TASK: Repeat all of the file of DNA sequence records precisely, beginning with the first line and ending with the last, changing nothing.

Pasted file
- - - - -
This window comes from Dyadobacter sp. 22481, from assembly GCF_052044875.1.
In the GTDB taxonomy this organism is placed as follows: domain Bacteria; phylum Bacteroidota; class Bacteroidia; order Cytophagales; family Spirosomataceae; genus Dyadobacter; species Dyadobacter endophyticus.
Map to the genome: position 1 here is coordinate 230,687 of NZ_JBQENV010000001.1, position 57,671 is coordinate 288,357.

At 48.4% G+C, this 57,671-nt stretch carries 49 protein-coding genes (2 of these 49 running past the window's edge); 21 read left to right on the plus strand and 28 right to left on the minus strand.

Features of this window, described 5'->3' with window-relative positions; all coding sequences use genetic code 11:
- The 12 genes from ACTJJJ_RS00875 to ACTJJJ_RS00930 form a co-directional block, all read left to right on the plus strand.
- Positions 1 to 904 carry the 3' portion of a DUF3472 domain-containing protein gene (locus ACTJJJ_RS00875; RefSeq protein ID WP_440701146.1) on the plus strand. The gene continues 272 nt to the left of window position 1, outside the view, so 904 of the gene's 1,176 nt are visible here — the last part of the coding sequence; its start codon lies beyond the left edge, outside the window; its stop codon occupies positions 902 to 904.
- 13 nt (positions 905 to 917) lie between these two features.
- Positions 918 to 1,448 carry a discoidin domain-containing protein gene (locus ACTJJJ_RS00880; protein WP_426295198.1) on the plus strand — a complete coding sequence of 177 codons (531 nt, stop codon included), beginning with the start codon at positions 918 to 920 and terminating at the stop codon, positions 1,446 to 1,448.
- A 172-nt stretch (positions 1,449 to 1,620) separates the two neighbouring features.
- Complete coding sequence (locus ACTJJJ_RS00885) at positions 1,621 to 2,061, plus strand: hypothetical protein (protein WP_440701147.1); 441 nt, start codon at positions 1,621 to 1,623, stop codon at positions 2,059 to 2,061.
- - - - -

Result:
This window comes from Dyadobacter sp. 22481, from assembly GCF_052044875.1.
In the GTDB taxonomy this organism is placed as follows: domain Bacteria; phylum Bacteroidota; class Bacteroidia; order Cytophagales; family Spirosomataceae; genus Dyadobacter; species Dyadobacter endophyticus.
Map to the genome: position 1 here is coordinate 230,687 of NZ_JBQENV010000001.1, position 57,671 is coordinate 288,357.

At 48.4% G+C, this 57,671-nt stretch carries 49 protein-coding genes (2 of these 49 running past the window's edge); 21 read left to right on the plus strand and 28 right to left on the minus strand.

Features of this window, described 5'->3' with window-relative positions; all coding sequences use genetic code 11:
- The 12 genes from ACTJJJ_RS00875 to ACTJJJ_RS00930 form a co-directional block, all read left to right on the plus strand.
- Positions 1 to 904 carry the 3' portion of a DUF3472 domain-containing protein gene (locus ACTJJJ_RS00875; RefSeq protein ID WP_440701146.1) on the plus strand. The gene continues 272 nt to the left of window position 1, outside the view, so 904 of the gene's 1,176 nt are visible here — the last part of the coding sequence; its start codon lies beyond the left edge, outside the window; its stop codon occupies positions 902 to 904.
- 13 nt (positions 905 to 917) lie between these two features.
- Positions 918 to 1,448 carry a discoidin domain-containing protein gene (locus ACTJJJ_RS00880; protein WP_426295198.1) on the plus strand — a complete coding sequence of 177 codons (531 nt, stop codon included), beginning with the start codon at positions 918 to 920 and terminating at the stop codon, positions 1,446 to 1,448.
- A 172-nt stretch (positions 1,449 to 1,620) separates the two neighbouring features.
- Complete coding sequence (locus ACTJJJ_RS00885) at positions 1,621 to 2,061, plus strand: hypothetical protein (protein WP_440701147.1); 441 nt, start codon at positions 1,621 to 1,623, stop codon at positions 2,059 to 2,061.